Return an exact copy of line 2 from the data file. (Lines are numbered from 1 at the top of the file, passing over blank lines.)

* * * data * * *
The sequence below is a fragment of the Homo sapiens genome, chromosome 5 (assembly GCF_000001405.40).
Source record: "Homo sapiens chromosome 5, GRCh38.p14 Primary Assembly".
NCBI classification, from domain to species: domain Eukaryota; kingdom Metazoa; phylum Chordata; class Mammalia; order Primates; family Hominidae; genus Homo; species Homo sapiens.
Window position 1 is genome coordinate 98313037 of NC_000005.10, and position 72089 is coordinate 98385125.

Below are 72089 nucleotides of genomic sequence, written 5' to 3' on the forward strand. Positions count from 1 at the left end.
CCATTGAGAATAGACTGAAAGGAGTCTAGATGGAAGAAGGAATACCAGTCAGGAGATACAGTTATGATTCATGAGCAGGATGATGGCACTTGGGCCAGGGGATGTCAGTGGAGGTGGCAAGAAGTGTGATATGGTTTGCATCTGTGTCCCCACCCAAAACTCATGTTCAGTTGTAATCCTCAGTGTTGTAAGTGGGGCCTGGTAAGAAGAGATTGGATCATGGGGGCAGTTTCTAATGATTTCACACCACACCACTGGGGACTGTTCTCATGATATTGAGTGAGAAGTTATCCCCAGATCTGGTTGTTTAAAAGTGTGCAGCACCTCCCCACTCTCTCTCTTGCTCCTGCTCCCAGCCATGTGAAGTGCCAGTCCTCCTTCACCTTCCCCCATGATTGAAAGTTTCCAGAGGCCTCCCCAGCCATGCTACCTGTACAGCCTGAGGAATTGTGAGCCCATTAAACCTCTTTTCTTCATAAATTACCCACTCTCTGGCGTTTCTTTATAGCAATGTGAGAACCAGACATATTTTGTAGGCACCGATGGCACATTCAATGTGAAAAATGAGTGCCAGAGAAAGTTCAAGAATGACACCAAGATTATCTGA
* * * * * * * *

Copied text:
Source record: "Homo sapiens chromosome 5, GRCh38.p14 Primary Assembly".